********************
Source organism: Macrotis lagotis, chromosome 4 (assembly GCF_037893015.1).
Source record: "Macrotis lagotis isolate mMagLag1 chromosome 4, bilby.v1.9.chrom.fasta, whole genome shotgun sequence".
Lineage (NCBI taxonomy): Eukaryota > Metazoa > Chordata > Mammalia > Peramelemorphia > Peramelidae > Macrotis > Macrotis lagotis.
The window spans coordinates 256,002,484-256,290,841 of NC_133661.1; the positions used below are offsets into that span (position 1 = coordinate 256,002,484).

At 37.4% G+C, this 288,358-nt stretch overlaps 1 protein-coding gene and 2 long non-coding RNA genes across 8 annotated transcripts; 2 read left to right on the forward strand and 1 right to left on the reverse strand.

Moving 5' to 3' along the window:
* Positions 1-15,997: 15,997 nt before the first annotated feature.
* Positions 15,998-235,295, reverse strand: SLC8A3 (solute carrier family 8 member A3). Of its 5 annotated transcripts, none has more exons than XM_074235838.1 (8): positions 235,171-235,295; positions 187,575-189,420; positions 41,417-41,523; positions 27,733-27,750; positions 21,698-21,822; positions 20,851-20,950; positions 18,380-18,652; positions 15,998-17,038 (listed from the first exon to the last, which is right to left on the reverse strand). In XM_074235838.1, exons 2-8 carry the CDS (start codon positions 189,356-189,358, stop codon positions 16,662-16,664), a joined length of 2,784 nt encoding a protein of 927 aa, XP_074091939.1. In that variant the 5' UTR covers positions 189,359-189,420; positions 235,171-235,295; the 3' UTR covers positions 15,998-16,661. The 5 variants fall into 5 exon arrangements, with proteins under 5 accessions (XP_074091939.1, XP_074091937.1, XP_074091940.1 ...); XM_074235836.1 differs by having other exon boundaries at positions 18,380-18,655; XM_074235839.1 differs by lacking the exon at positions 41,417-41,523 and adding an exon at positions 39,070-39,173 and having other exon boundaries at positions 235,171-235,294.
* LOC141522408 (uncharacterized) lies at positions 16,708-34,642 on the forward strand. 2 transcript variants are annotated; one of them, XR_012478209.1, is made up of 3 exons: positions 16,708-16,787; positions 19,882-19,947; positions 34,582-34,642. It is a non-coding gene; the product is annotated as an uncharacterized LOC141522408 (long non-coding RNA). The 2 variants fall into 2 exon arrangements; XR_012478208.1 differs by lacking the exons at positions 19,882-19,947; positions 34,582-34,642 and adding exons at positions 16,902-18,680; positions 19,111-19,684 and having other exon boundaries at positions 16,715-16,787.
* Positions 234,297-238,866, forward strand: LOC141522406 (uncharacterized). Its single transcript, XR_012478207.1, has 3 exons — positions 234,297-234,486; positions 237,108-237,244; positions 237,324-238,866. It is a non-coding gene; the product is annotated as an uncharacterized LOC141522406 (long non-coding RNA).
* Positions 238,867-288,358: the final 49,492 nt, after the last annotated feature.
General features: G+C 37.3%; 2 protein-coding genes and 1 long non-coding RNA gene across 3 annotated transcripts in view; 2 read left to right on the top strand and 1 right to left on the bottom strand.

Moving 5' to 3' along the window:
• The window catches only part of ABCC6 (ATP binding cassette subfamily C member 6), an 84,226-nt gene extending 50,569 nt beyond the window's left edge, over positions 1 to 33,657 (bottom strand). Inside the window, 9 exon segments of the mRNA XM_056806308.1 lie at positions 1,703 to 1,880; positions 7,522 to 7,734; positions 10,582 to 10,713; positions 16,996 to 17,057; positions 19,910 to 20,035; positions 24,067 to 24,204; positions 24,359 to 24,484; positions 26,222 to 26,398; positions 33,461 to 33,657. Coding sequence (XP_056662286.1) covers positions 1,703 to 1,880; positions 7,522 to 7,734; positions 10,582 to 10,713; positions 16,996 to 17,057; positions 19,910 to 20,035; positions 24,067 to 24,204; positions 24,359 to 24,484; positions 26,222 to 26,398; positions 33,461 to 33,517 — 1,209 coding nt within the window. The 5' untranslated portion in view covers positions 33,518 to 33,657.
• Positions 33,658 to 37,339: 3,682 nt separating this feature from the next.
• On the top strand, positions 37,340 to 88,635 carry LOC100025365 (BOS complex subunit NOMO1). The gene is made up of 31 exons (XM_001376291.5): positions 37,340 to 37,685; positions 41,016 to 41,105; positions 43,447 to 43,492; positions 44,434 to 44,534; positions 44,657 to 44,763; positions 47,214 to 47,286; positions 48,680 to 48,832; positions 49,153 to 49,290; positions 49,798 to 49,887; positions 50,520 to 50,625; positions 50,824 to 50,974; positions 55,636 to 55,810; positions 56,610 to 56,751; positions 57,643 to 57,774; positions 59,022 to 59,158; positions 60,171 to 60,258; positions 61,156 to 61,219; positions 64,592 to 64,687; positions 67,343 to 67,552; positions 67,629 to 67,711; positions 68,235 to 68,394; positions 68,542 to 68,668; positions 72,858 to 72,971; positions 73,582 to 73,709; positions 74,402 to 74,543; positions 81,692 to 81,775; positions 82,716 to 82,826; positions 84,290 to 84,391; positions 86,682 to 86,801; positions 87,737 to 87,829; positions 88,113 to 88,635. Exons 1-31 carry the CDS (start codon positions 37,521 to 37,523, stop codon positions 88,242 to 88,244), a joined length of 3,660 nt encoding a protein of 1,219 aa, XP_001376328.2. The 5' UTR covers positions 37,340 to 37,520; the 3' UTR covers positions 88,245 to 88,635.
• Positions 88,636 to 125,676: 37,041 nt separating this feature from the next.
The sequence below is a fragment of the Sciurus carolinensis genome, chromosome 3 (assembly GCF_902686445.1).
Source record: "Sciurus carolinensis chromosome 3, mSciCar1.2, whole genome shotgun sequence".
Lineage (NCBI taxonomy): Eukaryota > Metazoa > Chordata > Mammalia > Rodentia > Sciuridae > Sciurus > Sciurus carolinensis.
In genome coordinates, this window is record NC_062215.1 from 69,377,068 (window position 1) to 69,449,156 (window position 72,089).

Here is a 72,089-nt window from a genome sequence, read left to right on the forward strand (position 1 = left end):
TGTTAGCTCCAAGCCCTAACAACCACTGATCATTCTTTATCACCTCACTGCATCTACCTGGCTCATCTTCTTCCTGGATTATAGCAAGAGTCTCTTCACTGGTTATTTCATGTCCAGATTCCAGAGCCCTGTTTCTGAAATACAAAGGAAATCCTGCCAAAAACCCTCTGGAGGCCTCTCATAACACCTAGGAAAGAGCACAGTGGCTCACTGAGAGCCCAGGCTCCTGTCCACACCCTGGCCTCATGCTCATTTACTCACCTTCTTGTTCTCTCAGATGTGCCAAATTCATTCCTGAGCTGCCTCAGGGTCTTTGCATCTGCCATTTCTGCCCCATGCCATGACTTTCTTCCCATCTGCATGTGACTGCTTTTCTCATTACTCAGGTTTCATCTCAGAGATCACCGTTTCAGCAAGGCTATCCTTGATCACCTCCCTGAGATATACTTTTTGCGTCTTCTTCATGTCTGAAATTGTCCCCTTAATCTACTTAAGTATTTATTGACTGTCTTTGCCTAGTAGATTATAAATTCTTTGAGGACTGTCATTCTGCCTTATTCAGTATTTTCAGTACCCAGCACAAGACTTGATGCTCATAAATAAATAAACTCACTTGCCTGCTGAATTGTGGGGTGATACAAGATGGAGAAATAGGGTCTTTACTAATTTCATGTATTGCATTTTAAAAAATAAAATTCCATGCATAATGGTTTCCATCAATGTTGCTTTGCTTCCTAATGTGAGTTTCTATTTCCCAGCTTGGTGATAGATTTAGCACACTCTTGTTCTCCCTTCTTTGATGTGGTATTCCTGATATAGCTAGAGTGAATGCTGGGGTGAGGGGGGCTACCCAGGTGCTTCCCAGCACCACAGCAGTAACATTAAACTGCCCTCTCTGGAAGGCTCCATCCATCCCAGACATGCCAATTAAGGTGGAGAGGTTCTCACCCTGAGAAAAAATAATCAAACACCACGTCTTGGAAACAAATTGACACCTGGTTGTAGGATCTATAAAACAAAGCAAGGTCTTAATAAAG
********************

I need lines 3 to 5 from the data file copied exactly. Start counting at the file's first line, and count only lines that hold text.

Lineage (NCBI taxonomy): Eukaryota > Metazoa > Chordata > Mammalia > Peramelemorphia > Peramelidae > Macrotis > Macrotis lagotis.
The window spans coordinates 256,002,484-256,290,841 of NC_133661.1; the positions used below are offsets into that span (position 1 = coordinate 256,002,484).

At 37.4% G+C, this 288,358-nt stretch overlaps 1 protein-coding gene and 2 long non-coding RNA genes across 8 annotated transcripts; 2 read left to right on the forward strand and 1 right to left on the reverse strand.